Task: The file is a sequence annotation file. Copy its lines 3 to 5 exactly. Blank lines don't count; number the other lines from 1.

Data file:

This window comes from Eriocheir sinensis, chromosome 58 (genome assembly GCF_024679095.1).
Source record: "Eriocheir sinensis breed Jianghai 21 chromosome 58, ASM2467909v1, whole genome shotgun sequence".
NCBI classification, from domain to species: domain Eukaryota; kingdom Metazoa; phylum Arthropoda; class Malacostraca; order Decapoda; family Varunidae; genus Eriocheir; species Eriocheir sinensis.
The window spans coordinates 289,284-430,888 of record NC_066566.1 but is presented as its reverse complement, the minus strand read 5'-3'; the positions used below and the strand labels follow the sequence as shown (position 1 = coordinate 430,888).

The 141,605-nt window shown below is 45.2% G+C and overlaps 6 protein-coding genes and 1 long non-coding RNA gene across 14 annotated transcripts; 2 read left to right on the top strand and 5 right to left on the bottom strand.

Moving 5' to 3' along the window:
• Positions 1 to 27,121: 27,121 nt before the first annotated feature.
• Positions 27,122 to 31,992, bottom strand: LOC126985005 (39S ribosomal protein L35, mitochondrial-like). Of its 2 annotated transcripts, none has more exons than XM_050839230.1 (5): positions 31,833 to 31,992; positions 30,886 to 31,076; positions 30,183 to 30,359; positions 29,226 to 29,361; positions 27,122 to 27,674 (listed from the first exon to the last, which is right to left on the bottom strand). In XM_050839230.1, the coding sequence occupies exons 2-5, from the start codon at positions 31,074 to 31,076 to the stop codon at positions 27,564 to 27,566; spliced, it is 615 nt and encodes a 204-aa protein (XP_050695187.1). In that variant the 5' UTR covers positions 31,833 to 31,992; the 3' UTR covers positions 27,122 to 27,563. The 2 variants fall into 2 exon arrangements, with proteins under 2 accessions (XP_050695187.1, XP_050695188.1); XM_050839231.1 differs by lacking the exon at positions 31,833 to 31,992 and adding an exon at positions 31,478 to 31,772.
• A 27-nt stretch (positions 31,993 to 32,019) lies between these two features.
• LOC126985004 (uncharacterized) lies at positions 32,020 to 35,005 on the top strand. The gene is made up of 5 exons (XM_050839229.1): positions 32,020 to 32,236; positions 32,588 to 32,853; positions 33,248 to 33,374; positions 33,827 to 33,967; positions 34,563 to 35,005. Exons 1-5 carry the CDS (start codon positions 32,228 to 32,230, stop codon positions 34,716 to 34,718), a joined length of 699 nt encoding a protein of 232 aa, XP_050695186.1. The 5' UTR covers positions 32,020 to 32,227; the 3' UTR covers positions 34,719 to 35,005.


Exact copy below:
NCBI classification, from domain to species: domain Eukaryota; kingdom Metazoa; phylum Arthropoda; class Malacostraca; order Decapoda; family Varunidae; genus Eriocheir; species Eriocheir sinensis.
The window spans coordinates 289,284-430,888 of record NC_066566.1 but is presented as its reverse complement, the minus strand read 5'-3'; the positions used below and the strand labels follow the sequence as shown (position 1 = coordinate 430,888).

The 141,605-nt window shown below is 45.2% G+C and overlaps 6 protein-coding genes and 1 long non-coding RNA gene across 14 annotated transcripts; 2 read left to right on the top strand and 5 right to left on the bottom strand.